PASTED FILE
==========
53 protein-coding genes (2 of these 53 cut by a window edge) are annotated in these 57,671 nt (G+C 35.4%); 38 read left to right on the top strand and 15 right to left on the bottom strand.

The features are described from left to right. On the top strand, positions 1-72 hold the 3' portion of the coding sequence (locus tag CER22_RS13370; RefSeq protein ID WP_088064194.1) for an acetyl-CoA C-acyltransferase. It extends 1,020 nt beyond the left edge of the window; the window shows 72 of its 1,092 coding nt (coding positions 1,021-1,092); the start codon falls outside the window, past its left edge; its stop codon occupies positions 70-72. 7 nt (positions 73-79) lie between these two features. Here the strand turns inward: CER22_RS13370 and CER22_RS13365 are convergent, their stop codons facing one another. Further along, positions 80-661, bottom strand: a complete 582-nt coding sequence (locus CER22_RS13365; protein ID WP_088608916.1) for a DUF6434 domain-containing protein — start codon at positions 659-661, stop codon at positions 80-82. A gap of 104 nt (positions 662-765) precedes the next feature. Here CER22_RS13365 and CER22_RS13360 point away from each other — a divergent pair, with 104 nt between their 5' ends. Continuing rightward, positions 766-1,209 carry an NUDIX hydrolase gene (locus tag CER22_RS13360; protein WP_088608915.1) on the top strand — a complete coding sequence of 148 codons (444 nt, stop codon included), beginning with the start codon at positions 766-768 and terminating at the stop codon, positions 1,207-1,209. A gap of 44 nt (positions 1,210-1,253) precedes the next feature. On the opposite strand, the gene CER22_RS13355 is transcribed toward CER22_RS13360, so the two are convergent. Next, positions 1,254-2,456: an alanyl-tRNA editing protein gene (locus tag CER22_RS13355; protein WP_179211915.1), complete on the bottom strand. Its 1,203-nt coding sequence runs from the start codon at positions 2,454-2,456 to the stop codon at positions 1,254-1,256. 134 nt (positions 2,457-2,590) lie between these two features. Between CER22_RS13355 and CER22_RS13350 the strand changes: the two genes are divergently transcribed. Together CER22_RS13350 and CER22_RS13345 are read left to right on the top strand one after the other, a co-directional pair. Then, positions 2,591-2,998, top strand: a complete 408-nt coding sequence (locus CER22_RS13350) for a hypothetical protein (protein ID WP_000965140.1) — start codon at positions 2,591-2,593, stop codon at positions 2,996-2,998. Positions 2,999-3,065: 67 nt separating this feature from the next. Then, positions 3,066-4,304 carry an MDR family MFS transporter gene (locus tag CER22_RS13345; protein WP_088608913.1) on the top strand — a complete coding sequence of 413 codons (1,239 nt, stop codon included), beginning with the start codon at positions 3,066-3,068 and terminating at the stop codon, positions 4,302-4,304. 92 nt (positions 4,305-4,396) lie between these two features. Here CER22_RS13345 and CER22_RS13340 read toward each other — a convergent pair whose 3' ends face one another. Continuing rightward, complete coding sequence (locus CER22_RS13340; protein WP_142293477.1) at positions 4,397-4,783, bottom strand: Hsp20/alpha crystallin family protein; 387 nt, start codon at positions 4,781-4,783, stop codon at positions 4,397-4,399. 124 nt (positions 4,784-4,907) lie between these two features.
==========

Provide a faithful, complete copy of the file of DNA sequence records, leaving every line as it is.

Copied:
53 protein-coding genes (2 of these 53 cut by a window edge) are annotated in these 57,671 nt (G+C 35.4%); 38 read left to right on the top strand and 15 right to left on the bottom strand.

The features are described from left to right. On the top strand, positions 1-72 hold the 3' portion of the coding sequence (locus tag CER22_RS13370; RefSeq protein ID WP_088064194.1) for an acetyl-CoA C-acyltransferase. It extends 1,020 nt beyond the left edge of the window; the window shows 72 of its 1,092 coding nt (coding positions 1,021-1,092); the start codon falls outside the window, past its left edge; its stop codon occupies positions 70-72. 7 nt (positions 73-79) lie between these two features. Here the strand turns inward: CER22_RS13370 and CER22_RS13365 are convergent, their stop codons facing one another. Further along, positions 80-661, bottom strand: a complete 582-nt coding sequence (locus CER22_RS13365; protein ID WP_088608916.1) for a DUF6434 domain-containing protein — start codon at positions 659-661, stop codon at positions 80-82. A gap of 104 nt (positions 662-765) precedes the next feature. Here CER22_RS13365 and CER22_RS13360 point away from each other — a divergent pair, with 104 nt between their 5' ends. Continuing rightward, positions 766-1,209 carry an NUDIX hydrolase gene (locus tag CER22_RS13360; protein WP_088608915.1) on the top strand — a complete coding sequence of 148 codons (444 nt, stop codon included), beginning with the start codon at positions 766-768 and terminating at the stop codon, positions 1,207-1,209. A gap of 44 nt (positions 1,210-1,253) precedes the next feature. On the opposite strand, the gene CER22_RS13355 is transcribed toward CER22_RS13360, so the two are convergent. Next, positions 1,254-2,456: an alanyl-tRNA editing protein gene (locus tag CER22_RS13355; protein WP_179211915.1), complete on the bottom strand. Its 1,203-nt coding sequence runs from the start codon at positions 2,454-2,456 to the stop codon at positions 1,254-1,256. 134 nt (positions 2,457-2,590) lie between these two features. Between CER22_RS13355 and CER22_RS13350 the strand changes: the two genes are divergently transcribed. Together CER22_RS13350 and CER22_RS13345 are read left to right on the top strand one after the other, a co-directional pair. Then, positions 2,591-2,998, top strand: a complete 408-nt coding sequence (locus CER22_RS13350) for a hypothetical protein (protein ID WP_000965140.1) — start codon at positions 2,591-2,593, stop codon at positions 2,996-2,998. Positions 2,999-3,065: 67 nt separating this feature from the next. Then, positions 3,066-4,304 carry an MDR family MFS transporter gene (locus tag CER22_RS13345; protein WP_088608913.1) on the top strand — a complete coding sequence of 413 codons (1,239 nt, stop codon included), beginning with the start codon at positions 3,066-3,068 and terminating at the stop codon, positions 4,302-4,304. 92 nt (positions 4,305-4,396) lie between these two features. Here CER22_RS13345 and CER22_RS13340 read toward each other — a convergent pair whose 3' ends face one another. Continuing rightward, complete coding sequence (locus CER22_RS13340; protein WP_142293477.1) at positions 4,397-4,783, bottom strand: Hsp20/alpha crystallin family protein; 387 nt, start codon at positions 4,781-4,783, stop codon at positions 4,397-4,399. 124 nt (positions 4,784-4,907) lie between these two features.